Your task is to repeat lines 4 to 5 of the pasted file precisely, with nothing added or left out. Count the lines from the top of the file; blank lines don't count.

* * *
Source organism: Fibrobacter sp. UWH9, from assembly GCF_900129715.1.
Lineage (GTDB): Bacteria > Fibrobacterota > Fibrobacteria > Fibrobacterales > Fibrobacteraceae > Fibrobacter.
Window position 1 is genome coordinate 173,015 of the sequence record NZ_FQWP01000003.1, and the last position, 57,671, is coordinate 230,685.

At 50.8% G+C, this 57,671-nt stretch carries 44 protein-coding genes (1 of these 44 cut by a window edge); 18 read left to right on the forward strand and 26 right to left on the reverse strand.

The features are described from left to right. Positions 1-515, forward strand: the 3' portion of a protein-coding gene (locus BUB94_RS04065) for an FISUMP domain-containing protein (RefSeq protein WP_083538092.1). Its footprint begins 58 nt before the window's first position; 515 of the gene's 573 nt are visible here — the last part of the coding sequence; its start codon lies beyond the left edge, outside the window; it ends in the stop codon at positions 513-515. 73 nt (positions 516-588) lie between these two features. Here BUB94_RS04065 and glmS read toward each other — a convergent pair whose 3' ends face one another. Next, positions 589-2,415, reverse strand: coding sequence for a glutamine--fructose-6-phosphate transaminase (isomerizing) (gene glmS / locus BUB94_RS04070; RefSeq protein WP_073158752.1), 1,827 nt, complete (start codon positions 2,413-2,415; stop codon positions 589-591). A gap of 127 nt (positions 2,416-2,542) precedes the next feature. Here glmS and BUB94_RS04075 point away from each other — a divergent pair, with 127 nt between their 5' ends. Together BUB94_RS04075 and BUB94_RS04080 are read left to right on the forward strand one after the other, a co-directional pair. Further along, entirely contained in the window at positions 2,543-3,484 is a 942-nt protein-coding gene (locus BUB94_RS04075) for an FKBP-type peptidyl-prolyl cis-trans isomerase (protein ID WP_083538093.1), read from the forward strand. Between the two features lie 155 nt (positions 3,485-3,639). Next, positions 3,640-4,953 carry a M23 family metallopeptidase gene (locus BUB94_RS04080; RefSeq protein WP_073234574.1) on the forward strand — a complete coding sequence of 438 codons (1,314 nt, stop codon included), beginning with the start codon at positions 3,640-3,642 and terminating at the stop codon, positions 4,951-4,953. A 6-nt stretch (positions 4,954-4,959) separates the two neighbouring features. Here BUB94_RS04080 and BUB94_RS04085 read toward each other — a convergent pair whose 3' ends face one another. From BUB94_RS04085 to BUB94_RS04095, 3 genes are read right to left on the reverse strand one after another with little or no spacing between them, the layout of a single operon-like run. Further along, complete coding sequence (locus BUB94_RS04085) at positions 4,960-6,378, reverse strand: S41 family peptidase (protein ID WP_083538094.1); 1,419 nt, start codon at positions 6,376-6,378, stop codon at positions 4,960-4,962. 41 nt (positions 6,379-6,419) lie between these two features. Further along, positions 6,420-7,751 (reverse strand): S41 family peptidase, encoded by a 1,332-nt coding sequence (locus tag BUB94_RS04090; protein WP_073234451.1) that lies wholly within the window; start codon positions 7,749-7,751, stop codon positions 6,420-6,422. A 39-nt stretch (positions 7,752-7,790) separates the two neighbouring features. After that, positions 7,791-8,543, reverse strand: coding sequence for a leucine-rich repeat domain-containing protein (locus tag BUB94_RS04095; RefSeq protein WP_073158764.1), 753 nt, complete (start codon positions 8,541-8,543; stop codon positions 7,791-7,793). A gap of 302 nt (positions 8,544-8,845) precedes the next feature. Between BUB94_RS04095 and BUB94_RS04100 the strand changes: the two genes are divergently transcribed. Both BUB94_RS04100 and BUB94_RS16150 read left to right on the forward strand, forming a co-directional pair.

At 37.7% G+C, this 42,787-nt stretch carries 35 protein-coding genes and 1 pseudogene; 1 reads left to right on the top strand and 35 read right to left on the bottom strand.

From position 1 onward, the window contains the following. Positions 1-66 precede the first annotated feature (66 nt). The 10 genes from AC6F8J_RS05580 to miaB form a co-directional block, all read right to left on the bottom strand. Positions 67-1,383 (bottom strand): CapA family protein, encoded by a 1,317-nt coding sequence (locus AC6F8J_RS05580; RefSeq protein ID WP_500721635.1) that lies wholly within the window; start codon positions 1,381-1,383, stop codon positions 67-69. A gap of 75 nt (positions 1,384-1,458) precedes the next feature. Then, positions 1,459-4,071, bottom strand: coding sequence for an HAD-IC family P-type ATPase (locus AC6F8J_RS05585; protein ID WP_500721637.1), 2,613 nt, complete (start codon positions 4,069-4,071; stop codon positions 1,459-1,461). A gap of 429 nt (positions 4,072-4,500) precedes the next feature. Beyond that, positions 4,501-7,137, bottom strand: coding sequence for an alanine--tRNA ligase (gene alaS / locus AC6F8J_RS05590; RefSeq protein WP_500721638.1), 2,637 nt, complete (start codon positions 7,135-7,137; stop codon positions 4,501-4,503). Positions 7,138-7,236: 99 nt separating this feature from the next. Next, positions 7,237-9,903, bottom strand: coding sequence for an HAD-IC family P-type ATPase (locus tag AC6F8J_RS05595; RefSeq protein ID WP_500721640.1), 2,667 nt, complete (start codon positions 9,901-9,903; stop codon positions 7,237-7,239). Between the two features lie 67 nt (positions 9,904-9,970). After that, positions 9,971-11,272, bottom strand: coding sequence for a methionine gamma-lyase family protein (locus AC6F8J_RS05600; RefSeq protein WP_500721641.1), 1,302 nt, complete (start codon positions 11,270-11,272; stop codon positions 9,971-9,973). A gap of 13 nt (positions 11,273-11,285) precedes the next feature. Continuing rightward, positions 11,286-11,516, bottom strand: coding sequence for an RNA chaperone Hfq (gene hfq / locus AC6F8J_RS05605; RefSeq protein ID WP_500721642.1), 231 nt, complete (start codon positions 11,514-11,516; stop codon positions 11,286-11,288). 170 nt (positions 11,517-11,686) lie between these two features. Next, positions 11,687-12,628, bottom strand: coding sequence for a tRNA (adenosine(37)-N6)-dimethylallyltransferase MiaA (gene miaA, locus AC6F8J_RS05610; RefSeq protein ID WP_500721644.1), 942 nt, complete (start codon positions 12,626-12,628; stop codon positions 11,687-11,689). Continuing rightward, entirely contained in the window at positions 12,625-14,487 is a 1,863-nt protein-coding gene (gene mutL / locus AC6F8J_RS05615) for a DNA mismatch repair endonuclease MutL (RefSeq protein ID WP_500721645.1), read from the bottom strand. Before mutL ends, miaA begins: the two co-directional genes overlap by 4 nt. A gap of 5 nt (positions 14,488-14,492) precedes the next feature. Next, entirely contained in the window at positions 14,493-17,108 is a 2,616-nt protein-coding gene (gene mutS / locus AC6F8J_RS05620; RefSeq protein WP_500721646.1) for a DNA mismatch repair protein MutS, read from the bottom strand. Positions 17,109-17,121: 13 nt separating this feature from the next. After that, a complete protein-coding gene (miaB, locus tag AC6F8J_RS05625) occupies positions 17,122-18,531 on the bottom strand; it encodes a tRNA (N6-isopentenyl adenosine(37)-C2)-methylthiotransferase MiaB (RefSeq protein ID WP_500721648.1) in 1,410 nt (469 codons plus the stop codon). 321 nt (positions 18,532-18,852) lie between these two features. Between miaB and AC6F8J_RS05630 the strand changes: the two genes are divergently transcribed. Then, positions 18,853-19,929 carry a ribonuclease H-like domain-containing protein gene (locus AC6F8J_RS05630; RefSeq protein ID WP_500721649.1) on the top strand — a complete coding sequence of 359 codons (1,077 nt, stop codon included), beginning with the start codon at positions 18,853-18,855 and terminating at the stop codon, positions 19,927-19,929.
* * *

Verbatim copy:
At 50.8% G+C, this 57,671-nt stretch carries 44 protein-coding genes (1 of these 44 cut by a window edge); 18 read left to right on the forward strand and 26 right to left on the reverse strand.

The features are described from left to right. Positions 1-515, forward strand: the 3' portion of a protein-coding gene (locus BUB94_RS04065) for an FISUMP domain-containing protein (RefSeq protein WP_083538092.1). Its footprint begins 58 nt before the window's first position; 515 of the gene's 573 nt are visible here — the last part of the coding sequence; its start codon lies beyond the left edge, outside the window; it ends in the stop codon at positions 513-515. 73 nt (positions 516-588) lie between these two features. Here BUB94_RS04065 and glmS read toward each other — a convergent pair whose 3' ends face one another. Next, positions 589-2,415, reverse strand: coding sequence for a glutamine--fructose-6-phosphate transaminase (isomerizing) (gene glmS / locus BUB94_RS04070; RefSeq protein WP_073158752.1), 1,827 nt, complete (start codon positions 2,413-2,415; stop codon positions 589-591). A gap of 127 nt (positions 2,416-2,542) precedes the next feature. Here glmS and BUB94_RS04075 point away from each other — a divergent pair, with 127 nt between their 5' ends. Together BUB94_RS04075 and BUB94_RS04080 are read left to right on the forward strand one after the other, a co-directional pair. Further along, entirely contained in the window at positions 2,543-3,484 is a 942-nt protein-coding gene (locus BUB94_RS04075) for an FKBP-type peptidyl-prolyl cis-trans isomerase (protein ID WP_083538093.1), read from the forward strand. Between the two features lie 155 nt (positions 3,485-3,639). Next, positions 3,640-4,953 carry a M23 family metallopeptidase gene (locus BUB94_RS04080; RefSeq protein WP_073234574.1) on the forward strand — a complete coding sequence of 438 codons (1,314 nt, stop codon included), beginning with the start codon at positions 3,640-3,642 and terminating at the stop codon, positions 4,951-4,953. A 6-nt stretch (positions 4,954-4,959) separates the two neighbouring features. Here BUB94_RS04080 and BUB94_RS04085 read toward each other — a convergent pair whose 3' ends face one another. From BUB94_RS04085 to BUB94_RS04095, 3 genes are read right to left on the reverse strand one after another with little or no spacing between them, the layout of a single operon-like run. Further along, complete coding sequence (locus BUB94_RS04085) at positions 4,960-6,378, reverse strand: S41 family peptidase (protein ID WP_083538094.1); 1,419 nt, start codon at positions 6,376-6,378, stop codon at positions 4,960-4,962. 41 nt (positions 6,379-6,419) lie between these two features. Further along, positions 6,420-7,751 (reverse strand): S41 family peptidase, encoded by a 1,332-nt coding sequence (locus tag BUB94_RS04090; protein WP_073234451.1) that lies wholly within the window; start codon positions 7,749-7,751, stop codon positions 6,420-6,422. A 39-nt stretch (positions 7,752-7,790) separates the two neighbouring features. After that, positions 7,791-8,543, reverse strand: coding sequence for a leucine-rich repeat domain-containing protein (locus tag BUB94_RS04095; RefSeq protein WP_073158764.1), 753 nt, complete (start codon positions 8,541-8,543; stop codon positions 7,791-7,793). A gap of 302 nt (positions 8,544-8,845) precedes the next feature. Between BUB94_RS04095 and BUB94_RS04100 the strand changes: the two genes are divergently transcribed. Both BUB94_RS04100 and BUB94_RS16150 read left to right on the forward strand, forming a co-directional pair.